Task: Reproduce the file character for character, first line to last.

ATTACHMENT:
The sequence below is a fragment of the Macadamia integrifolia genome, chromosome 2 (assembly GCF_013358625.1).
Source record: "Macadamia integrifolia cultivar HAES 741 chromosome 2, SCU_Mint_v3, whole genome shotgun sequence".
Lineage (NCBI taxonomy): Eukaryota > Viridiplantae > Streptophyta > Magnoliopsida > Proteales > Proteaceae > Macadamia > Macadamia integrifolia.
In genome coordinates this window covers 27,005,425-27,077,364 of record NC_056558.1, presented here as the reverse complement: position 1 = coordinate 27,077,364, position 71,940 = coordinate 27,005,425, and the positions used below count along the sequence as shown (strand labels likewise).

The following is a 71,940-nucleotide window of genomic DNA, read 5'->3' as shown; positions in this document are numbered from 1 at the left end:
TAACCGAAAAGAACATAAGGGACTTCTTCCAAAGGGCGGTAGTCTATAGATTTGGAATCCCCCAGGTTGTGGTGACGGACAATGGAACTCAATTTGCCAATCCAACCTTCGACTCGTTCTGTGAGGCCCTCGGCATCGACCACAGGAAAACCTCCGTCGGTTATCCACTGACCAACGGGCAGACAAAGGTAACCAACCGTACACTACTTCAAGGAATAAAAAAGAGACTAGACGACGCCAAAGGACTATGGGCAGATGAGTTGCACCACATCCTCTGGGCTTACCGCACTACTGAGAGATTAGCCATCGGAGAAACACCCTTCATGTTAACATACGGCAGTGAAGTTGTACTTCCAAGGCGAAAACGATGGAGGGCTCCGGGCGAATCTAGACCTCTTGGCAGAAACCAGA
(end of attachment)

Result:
The sequence below is a fragment of the Macadamia integrifolia genome, chromosome 2 (assembly GCF_013358625.1).
Source record: "Macadamia integrifolia cultivar HAES 741 chromosome 2, SCU_Mint_v3, whole genome shotgun sequence".
Lineage (NCBI taxonomy): Eukaryota > Viridiplantae > Streptophyta > Magnoliopsida > Proteales > Proteaceae > Macadamia > Macadamia integrifolia.
In genome coordinates this window covers 27,005,425-27,077,364 of record NC_056558.1, presented here as the reverse complement: position 1 = coordinate 27,077,364, position 71,940 = coordinate 27,005,425, and the positions used below count along the sequence as shown (strand labels likewise).

The following is a 71,940-nucleotide window of genomic DNA, read 5'->3' as shown; positions in this document are numbered from 1 at the left end:
TAACCGAAAAGAACATAAGGGACTTCTTCCAAAGGGCGGTAGTCTATAGATTTGGAATCCCCCAGGTTGTGGTGACGGACAATGGAACTCAATTTGCCAATCCAACCTTCGACTCGTTCTGTGAGGCCCTCGGCATCGACCACAGGAAAACCTCCGTCGGTTATCCACTGACCAACGGGCAGACAAAGGTAACCAACCGTACACTACTTCAAGGAATAAAAAAGAGACTAGACGACGCCAAAGGACTATGGGCAGATGAGTTGCACCACATCCTCTGGGCTTACCGCACTACTGAGAGATTAGCCATCGGAGAAACACCCTTCATGTTAACATACGGCAGTGAAGTTGTACTTCCAAGGCGAAAACGATGGAGGGCTCCGGGCGAATCTAGACCTCTTGGCAGAAACCAGA